Addiction to alcohol can begin at any age. In 2013 researchers led by Monica Luciana reported that the brains of adolescents who began drinking developed differently from those who didn’t. Compared to those who refrained, the cerebral cortices of those who began drinking showed greater thinning in some parts and blunted development of white matter in others.
Now Luciana, professor and chair of the University of Minnesota Department of Psychology, is part of the NIH-funded ABCD (Adolescent Brain Cognitive Development) consortium. ABCD is following 11,500 children for at least five years, starting at age 9 or 10, with a long-range goal of finding strategies for preventing and treating substance abuse.
Luciana and a departmental colleague—U Regents Professor William Iacono—head the “twin hub” of the study, examining 600 of the children.
“Two-thirds of our participants are fraternal or identical twins,” says Luciana.
Twins tell the tale
Twins are ideal subjects for studying the effects of genetics versus environmental factors that influence adolescents’ responses to alcohol and other drugs. For example, suppose identical twins, which share the same genes, both had propensities for thrill-seeking or risk-taking behavior.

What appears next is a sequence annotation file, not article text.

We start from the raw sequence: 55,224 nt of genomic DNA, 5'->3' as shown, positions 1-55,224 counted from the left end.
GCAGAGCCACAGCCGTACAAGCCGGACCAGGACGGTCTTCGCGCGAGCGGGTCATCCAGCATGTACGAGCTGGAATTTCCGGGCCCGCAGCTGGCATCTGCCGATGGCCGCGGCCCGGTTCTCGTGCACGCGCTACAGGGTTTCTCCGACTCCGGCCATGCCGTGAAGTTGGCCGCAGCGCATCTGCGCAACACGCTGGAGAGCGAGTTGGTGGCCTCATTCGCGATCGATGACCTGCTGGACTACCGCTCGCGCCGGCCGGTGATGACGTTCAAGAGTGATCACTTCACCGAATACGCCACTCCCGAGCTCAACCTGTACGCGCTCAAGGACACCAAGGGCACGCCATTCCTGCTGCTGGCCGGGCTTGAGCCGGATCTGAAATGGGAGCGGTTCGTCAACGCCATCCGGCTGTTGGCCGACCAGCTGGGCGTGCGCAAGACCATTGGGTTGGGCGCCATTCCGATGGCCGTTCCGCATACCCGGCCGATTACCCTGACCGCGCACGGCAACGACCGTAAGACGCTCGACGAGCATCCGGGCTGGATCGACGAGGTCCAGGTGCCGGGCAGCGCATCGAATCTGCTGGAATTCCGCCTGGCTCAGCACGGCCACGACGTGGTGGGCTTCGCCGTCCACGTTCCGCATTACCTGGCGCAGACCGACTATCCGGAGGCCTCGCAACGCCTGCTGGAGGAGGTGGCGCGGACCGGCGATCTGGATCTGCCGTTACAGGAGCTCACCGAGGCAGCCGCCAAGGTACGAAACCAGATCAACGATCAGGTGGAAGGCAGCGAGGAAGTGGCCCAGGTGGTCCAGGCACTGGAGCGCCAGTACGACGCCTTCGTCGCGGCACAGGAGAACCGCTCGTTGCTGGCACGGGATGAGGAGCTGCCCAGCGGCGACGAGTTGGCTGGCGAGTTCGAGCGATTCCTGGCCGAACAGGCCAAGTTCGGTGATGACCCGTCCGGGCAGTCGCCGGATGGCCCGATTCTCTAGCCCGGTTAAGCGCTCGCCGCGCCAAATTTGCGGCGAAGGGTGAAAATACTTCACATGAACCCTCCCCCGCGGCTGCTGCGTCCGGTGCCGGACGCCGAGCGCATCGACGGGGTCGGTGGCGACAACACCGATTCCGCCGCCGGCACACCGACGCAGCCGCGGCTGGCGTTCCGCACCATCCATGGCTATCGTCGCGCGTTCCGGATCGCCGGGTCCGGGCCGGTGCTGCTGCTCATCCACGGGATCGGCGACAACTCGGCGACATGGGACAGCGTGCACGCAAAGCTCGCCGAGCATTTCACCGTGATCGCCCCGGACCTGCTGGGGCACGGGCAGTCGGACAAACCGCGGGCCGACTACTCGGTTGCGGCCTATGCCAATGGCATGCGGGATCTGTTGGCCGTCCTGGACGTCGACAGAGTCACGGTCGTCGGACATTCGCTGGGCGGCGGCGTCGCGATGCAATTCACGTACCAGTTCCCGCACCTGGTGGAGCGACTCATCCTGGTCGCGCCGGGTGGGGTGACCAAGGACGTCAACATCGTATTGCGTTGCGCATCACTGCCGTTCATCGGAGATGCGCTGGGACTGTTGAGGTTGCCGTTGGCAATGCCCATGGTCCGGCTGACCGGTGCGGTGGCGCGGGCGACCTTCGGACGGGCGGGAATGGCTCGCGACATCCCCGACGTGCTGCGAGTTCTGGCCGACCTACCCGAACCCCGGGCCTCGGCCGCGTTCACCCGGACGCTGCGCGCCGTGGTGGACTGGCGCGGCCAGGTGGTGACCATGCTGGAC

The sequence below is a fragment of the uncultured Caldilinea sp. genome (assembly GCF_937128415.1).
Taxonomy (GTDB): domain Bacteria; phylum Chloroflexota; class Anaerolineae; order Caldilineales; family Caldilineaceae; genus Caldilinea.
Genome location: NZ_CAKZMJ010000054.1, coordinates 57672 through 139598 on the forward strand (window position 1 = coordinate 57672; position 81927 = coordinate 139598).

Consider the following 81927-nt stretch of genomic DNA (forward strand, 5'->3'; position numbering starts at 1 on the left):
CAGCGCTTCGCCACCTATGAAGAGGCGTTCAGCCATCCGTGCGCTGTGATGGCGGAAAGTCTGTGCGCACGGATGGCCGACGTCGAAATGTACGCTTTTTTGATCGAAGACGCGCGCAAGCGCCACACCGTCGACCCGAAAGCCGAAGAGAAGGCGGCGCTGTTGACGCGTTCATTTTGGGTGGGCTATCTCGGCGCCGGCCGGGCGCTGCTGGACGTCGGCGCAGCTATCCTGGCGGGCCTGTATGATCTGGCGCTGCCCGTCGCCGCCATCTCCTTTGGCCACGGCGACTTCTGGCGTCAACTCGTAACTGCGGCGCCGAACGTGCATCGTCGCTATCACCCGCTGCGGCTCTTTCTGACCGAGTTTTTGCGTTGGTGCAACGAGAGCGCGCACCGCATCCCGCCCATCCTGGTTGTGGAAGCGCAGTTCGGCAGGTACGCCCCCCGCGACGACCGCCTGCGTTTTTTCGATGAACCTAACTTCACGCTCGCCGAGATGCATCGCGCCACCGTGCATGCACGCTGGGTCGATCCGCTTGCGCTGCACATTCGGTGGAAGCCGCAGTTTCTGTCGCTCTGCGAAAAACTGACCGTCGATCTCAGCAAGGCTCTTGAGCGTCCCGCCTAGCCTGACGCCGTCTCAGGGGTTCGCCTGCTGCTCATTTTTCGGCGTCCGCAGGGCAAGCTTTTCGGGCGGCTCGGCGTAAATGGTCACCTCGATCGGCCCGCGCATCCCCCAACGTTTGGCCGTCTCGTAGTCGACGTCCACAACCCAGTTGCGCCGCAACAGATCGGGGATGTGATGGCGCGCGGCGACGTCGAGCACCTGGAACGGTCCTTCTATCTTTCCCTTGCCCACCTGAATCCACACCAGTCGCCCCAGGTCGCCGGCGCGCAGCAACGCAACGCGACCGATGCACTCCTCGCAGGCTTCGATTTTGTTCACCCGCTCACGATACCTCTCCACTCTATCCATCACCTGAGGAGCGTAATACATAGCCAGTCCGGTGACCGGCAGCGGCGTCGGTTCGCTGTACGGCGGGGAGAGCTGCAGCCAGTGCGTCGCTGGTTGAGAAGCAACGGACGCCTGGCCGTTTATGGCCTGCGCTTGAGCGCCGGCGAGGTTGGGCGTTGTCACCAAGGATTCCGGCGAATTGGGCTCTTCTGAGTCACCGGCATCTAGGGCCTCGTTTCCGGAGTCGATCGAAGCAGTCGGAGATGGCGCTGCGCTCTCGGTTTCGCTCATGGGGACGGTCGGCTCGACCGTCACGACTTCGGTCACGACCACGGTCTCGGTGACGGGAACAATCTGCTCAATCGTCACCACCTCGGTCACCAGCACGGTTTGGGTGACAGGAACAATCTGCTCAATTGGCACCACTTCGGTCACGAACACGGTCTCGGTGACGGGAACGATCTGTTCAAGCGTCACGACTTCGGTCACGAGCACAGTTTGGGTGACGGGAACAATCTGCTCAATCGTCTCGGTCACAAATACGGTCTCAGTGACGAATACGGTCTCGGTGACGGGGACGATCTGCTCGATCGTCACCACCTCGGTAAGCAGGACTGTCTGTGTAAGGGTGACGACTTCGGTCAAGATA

“If these tendencies have effects on the brain, both twins’ brains will show those effects relative to others who are not risk-takers,” says Luciana. “However, if one twin should drink more than the other and if even moderate alcohol use is toxic to developing adolescent brains, the twin who drinks more will show alcohol-induced brain changes above and beyond what’s seen just from the risk-taking tendency.”
If either of these scenarios should occur, it would allow researchers to disentangle how these two important factors affect the brain: a genetic risk-taking tendency and the behavior of drinking alcohol.